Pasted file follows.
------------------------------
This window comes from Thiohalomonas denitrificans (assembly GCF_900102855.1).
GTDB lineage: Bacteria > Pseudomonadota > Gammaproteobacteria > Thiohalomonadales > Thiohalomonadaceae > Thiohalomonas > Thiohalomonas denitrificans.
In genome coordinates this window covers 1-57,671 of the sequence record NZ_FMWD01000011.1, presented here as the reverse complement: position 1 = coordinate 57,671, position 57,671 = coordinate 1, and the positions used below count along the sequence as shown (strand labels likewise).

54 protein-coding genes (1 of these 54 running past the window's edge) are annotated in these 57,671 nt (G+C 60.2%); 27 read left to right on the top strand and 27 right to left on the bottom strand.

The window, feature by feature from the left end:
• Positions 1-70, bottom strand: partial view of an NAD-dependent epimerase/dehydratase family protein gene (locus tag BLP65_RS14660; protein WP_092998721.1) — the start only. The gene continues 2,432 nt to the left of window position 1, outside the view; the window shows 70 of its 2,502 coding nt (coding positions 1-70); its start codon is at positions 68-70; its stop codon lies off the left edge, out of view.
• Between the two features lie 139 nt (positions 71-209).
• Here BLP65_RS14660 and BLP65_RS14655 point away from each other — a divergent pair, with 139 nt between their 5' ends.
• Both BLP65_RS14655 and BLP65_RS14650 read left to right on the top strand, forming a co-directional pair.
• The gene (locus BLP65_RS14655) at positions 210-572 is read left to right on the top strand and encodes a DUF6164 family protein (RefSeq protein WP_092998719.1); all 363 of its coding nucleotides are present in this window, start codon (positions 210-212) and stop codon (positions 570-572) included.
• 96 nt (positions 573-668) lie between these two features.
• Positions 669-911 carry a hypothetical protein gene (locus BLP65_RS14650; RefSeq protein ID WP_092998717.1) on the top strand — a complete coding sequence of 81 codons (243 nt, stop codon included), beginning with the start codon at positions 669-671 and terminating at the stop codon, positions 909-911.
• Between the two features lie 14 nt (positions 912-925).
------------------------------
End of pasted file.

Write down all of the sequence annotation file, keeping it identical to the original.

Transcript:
This window comes from Thiohalomonas denitrificans (assembly GCF_900102855.1).
GTDB lineage: Bacteria > Pseudomonadota > Gammaproteobacteria > Thiohalomonadales > Thiohalomonadaceae > Thiohalomonas > Thiohalomonas denitrificans.
In genome coordinates this window covers 1-57,671 of the sequence record NZ_FMWD01000011.1, presented here as the reverse complement: position 1 = coordinate 57,671, position 57,671 = coordinate 1, and the positions used below count along the sequence as shown (strand labels likewise).

54 protein-coding genes (1 of these 54 running past the window's edge) are annotated in these 57,671 nt (G+C 60.2%); 27 read left to right on the top strand and 27 right to left on the bottom strand.

The window, feature by feature from the left end:
• Positions 1-70, bottom strand: partial view of an NAD-dependent epimerase/dehydratase family protein gene (locus tag BLP65_RS14660; protein WP_092998721.1) — the start only. The gene continues 2,432 nt to the left of window position 1, outside the view; the window shows 70 of its 2,502 coding nt (coding positions 1-70); its start codon is at positions 68-70; its stop codon lies off the left edge, out of view.
• Between the two features lie 139 nt (positions 71-209).
• Here BLP65_RS14660 and BLP65_RS14655 point away from each other — a divergent pair, with 139 nt between their 5' ends.
• Both BLP65_RS14655 and BLP65_RS14650 read left to right on the top strand, forming a co-directional pair.
• The gene (locus BLP65_RS14655) at positions 210-572 is read left to right on the top strand and encodes a DUF6164 family protein (RefSeq protein WP_092998719.1); all 363 of its coding nucleotides are present in this window, start codon (positions 210-212) and stop codon (positions 570-572) included.
• 96 nt (positions 573-668) lie between these two features.
• Positions 669-911 carry a hypothetical protein gene (locus BLP65_RS14650; RefSeq protein ID WP_092998717.1) on the top strand — a complete coding sequence of 81 codons (243 nt, stop codon included), beginning with the start codon at positions 669-671 and terminating at the stop codon, positions 909-911.
• Between the two features lie 14 nt (positions 912-925).